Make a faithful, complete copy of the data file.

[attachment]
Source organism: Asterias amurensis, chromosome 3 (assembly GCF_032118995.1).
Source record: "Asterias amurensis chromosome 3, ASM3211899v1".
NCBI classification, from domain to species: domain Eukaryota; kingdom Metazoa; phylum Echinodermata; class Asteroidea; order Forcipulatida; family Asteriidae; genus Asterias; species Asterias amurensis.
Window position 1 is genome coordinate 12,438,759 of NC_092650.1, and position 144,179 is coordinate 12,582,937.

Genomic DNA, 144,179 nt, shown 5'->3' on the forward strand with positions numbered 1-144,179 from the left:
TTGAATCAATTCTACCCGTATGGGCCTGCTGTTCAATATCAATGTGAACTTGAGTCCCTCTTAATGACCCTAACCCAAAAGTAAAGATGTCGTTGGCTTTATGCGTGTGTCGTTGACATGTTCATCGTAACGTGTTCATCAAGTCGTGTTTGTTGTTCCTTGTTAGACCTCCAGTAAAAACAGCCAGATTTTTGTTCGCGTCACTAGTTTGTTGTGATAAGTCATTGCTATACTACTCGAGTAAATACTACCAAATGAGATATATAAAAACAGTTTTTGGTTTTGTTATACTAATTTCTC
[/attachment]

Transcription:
Source organism: Asterias amurensis, chromosome 3 (assembly GCF_032118995.1).
Source record: "Asterias amurensis chromosome 3, ASM3211899v1".
NCBI classification, from domain to species: domain Eukaryota; kingdom Metazoa; phylum Echinodermata; class Asteroidea; order Forcipulatida; family Asteriidae; genus Asterias; species Asterias amurensis.
Window position 1 is genome coordinate 12,438,759 of NC_092650.1, and position 144,179 is coordinate 12,582,937.

Genomic DNA, 144,179 nt, shown 5'->3' on the forward strand with positions numbered 1-144,179 from the left:
TTGAATCAATTCTACCCGTATGGGCCTGCTGTTCAATATCAATGTGAACTTGAGTCCCTCTTAATGACCCTAACCCAAAAGTAAAGATGTCGTTGGCTTTATGCGTGTGTCGTTGACATGTTCATCGTAACGTGTTCATCAAGTCGTGTTTGTTGTTCCTTGTTAGACCTCCAGTAAAAACAGCCAGATTTTTGTTCGCGTCACTAGTTTGTTGTGATAAGTCATTGCTATACTACTCGAGTAAATACTACCAAATGAGATATATAAAAACAGTTTTTGGTTTTGTTATACTAATTTCTC